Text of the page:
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How Rent Control Harms Those It Hopes to Help

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The State of Oregon is on the precipice of “solving” its housing shortage with state-wide rent control . It would be the first state to do so. The policy is being sold as a way to make housing more affordable in a state where three of its cities, Eugene, Portland, and Salem, are ranked among the forty most expensive housing markets on the planet.

To understand how Oregon’s housing solution will harm those it hopes to help, consider the rental market modeled below. The State is not interfering in the voluntary transactions between landlords and tenants. Supply and demand efficiently allocate 100 rental units at $1500 per month.

The red line represents the demand for rentals. The height of point 1 gives the rent the richest renter is willing to pay ($2500). The height of point 2 gives the rent the poorest renter is willing to pay (under $500). The height of the equilibrium (black point) gives the rent a person of average income is willing to pay ($1500).


The blue line represents the supply of rentals. Since some landlords have mortgages and some do not, some units are in large complexes and some are single units, and some complexes have lots of amenities and some have few, this line represents a queue that sorts rentals from least to most expensive to finance and maintain. The rental at point 1 costs its landlord $500 to maintain and finance, while the unit at point 2 costs its landlord over $2500 to finance and maintain.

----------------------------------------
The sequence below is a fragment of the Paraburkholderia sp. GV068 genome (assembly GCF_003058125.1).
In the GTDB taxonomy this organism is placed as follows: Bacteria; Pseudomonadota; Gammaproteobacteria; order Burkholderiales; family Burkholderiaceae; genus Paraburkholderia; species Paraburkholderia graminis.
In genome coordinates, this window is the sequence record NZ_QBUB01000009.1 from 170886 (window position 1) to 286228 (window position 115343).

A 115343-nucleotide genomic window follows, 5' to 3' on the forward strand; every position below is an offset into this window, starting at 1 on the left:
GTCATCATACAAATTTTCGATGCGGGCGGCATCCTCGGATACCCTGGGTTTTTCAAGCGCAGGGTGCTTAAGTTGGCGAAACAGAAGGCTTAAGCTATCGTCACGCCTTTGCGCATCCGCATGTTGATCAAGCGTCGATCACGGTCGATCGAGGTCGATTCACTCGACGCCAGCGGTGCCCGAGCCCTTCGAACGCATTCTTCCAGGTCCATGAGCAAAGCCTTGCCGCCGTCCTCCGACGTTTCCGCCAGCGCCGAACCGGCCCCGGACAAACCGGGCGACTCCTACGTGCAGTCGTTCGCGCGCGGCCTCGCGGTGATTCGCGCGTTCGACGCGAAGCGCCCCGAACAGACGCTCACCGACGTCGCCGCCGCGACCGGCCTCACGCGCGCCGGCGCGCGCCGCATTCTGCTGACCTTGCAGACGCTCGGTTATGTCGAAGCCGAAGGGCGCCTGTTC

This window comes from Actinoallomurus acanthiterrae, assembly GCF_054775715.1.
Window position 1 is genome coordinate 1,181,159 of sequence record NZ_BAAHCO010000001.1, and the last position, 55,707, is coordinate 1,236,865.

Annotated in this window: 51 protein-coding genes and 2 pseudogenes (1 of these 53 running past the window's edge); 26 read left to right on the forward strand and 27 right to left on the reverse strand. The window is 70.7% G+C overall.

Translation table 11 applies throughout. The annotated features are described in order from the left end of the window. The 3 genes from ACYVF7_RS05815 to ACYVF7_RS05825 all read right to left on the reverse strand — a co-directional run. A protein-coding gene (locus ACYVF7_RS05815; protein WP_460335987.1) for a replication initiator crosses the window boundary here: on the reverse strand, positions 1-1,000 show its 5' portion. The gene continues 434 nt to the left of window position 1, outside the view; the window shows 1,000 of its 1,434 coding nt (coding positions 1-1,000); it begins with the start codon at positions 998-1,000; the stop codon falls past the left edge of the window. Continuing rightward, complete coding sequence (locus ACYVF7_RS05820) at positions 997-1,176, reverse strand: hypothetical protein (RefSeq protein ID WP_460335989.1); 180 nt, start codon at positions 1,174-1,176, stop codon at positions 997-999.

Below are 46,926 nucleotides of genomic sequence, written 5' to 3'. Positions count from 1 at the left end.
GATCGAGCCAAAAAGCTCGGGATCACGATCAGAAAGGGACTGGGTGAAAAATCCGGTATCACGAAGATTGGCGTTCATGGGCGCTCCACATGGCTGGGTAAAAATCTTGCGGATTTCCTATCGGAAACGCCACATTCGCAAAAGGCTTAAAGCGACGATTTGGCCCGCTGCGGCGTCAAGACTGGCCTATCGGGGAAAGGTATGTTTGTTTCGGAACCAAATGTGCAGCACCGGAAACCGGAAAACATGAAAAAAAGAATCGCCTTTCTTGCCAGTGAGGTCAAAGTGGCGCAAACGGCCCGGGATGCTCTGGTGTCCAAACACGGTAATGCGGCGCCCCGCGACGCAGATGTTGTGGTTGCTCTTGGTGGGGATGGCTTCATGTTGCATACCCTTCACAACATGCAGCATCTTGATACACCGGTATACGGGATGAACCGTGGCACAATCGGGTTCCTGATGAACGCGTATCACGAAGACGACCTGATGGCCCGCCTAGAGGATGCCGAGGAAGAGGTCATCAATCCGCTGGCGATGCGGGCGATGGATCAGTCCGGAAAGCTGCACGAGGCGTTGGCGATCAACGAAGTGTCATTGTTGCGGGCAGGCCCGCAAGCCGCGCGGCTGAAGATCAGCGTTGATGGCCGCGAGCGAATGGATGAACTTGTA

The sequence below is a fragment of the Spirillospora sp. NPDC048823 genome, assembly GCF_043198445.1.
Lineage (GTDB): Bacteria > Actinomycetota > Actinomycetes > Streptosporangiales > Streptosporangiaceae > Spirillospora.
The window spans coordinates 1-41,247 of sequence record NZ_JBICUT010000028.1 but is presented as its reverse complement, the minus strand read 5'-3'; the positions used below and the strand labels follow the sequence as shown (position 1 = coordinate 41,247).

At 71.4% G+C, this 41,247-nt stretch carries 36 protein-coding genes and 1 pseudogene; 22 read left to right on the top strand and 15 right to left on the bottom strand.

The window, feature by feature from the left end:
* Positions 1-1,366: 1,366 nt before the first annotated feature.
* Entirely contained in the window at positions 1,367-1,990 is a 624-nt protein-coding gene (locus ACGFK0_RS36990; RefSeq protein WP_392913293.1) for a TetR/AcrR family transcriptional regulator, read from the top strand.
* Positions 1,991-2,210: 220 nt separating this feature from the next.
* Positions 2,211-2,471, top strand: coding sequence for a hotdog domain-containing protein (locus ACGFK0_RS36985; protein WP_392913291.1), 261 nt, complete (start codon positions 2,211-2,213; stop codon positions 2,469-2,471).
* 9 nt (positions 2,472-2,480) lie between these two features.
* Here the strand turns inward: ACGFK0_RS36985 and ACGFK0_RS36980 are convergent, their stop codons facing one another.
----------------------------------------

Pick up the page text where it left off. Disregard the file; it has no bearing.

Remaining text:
Regarding the first rental, its landlord and tenant both benefit from the transaction. The tenant thinks he got the better end of the deal because he is willing to pay $2500 but only pays $1500. The landlord thinks she got the better end of the deal because she is was willing to accept $500 but gets paid $1500. Both sign the lease because both parties are winners in trade.

All 100 rented units represent win-win transactions. The tenants were willing to pay rents in decreasing order from $2500 to $1500 but each only pays $1500 per month. Relative to the landlords, they all feel like they got the better end of these deals. The pink triangle measures this great feeling. On the other hand, landlords collect $1500 from each tenant but were willing to accept rents in increasing order from $500 to $1500. Relative to their tenants, they feel like they got the better end of these deals. The blue triangle measures this great feeling. Thus, all parties in these trades are winners.

Some renters have been priced out of the market. They populate the faded section of demand. During high school, I was one of them. I wanted to fly the coop but could not afford to do so. Others included in this group are perhaps older workers with low job skills or singles just out of college and looking for first jobs. These folks, if subletting is illegal, find apartments in nearby low-rent markets. Their exit from this market is why the lower section of demand is faded.